Dr. Sally Temple doesn’t have time to feel pressure. For over three decades she has responded to uncertainty with the same remedy: more research. But now, for guidance and inspiration, Temple has taken her first flight since the start of the pandemic to meet with members of CurePSP’s Southwest Florida Support Group and to speak at the 19th Annual CurePSP Awareness and Memorial Walk at Marco Island, Florida. She is grateful for the opportunity to learn what people directly affected by PSP want, and then use the money raised, which is currently over $250,000, to get back to work.
“I always want to meet the people who are affected by my research,” Temple said. “These are the people we care about. Grass roots means talking to the people who matter.”
Temple has been a pioneer in the neuroscience field since 1989, when she discovered that stem cells exist within the central nervous system. For years she studied neural stem cells growing as a thin layer in a dish. But in 2016, a technological breakthrough found a way to grow stem cells in three-dimensional cultures that more closely mimic the structure of a brain. Those cultures are called “neural organoids.” Temple envisioned using organoids derived from human cells to create the most accurate model of neurodegenerative diseases to date. However, it would be difficult for Temple to get funding from a larger body like the National Institute of Health for a risky project, and if they did it might be years before her research could begin. That was until she came down to New York City for the 2016 CurePSP Women and Prime of Life Brain Disease Research Luncheon where she presented her plan to Amy Branch, Vice Chair of CurePSP Board of Directors and longtime supporter, along with members of the Rainwater Foundation who awarded her the seed funding to get started on her project right away.
“That accelerates discovery,” Temple said. “Since then we’ve made more findings, developed some novel therapeutic candidates, and CurePSP has been with us every step of the way.”
The older, 2D human tissue cultures mimic human diseases in some important ways and have permitted major discoveries. But organoids are a significant breakthrough because their 3D structure, in spheres up to two millimeters across, provides a better model of the millions of interactions that exist among neurons and glial cells in the brain. Organoids take months to develop from cells taken from a skin biopsy, so it’s important for researchers to have access to “catalog” of organoids ready-made to suit their research project’s needs. The Tau Consortium, funded by the Rainwater Charitable Foundation, supports such a resource for researchers world-wide. Temple is proud to have contributed to that collection of 100 neural stem cell lines derived from patients with a variety of neurodegenerative diseases, including PSP and CBD.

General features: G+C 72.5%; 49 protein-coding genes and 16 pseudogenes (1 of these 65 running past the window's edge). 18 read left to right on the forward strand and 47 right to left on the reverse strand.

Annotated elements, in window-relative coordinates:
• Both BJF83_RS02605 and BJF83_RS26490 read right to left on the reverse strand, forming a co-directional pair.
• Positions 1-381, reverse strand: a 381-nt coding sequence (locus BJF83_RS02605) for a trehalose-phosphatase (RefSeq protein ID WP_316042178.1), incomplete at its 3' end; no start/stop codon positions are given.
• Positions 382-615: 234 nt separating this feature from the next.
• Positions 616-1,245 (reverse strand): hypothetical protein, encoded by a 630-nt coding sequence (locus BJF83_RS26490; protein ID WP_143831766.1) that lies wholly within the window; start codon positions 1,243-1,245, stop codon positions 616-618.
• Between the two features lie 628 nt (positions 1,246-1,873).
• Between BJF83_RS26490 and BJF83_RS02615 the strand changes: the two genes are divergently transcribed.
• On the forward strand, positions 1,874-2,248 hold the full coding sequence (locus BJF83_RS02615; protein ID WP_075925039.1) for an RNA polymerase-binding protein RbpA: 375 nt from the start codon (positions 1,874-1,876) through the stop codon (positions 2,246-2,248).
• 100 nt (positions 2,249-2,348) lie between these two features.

The technology continues to advance, and Temple notes that over the past five years, the likelihood of a few starter cells successfully developing into a useful organoid has increased from 10 percent to over 90 percent. She likens her field’s scientific advancement to that of the smartphone.
“When I started in research we had those rotary phones that you might see in a museum, and now you look at the smartphone and its capabilities,” Temple said. “That has happened in the laboratory as well. We have gone from really primitive technologies to really sophisticated ones.”
Other technological advances demonstrate the impact of these organoids. In one example, Temple recently collaborated with Drs. Alison Goate and Kat Bowles of the Icahn School of Medicine at Mount Sinai to use single-cell RNA sequencing on several of these organoid lines. This work, published on July 26, 2021 in the prestigious journal Cell, sequenced the RNA of hundreds of thousands of single cells to assess the degree to which they were translating various genes into protein. This work gave complex and useful “genetic expression signatures” that help identify key biological differences between the organoids established from individuals suffering from neurodegeneration and those organoids established from healthy individuals.
Another example of the utility of organoids is a project under way at Temple’s Stem Cell Institute, this time under the leadership of her colleague Dr. David Butler. He works with intrabodies, which are engineered antibodies, in this case directed against the tau protein. An inserted gene directs the brain cells to produce intrabodies, rather than the immune system. This solves the problem of how to get anti-tau antibodies into the brain cells. Every intrabody is attached to a molecule that directs it to the cell’s garbage disposal system along with the tau molecule. By using organoids derived from people with PSP to assess intrabodies efficacy, Butler is, in effect, testing that approach as a treatment for human tauopathies like PSP. A human trial might not be far behind.
“This sort of really sophisticated science and technology give you that impression of what is out there in terms of characterizing molecules and cells, which is just unprecedented, ” Temple said.
Temple sounds unsure that she even believes how far science has come since her first major discovery in 1989, but that hasn’t stopped her from maximizing technology’s capabilities as fast as she can, recognizing that there is no time to waste. She is eager to share the work that the Memorial Walk’s donations will be directly funding. She’s currently testing out a new mode of action and candidate therapeutic on mice and organoids, which she says looks good so far and is being done with the hope to build necessary data and evidence to pursue a clinical trial application in the coming years. Wherever Temple’s work takes her, it will be based on the input that she receives from her patients.
“We’re just one lab of several in the country working hard to find cures for tauopathies,” Temple said. “Patients are not alone.”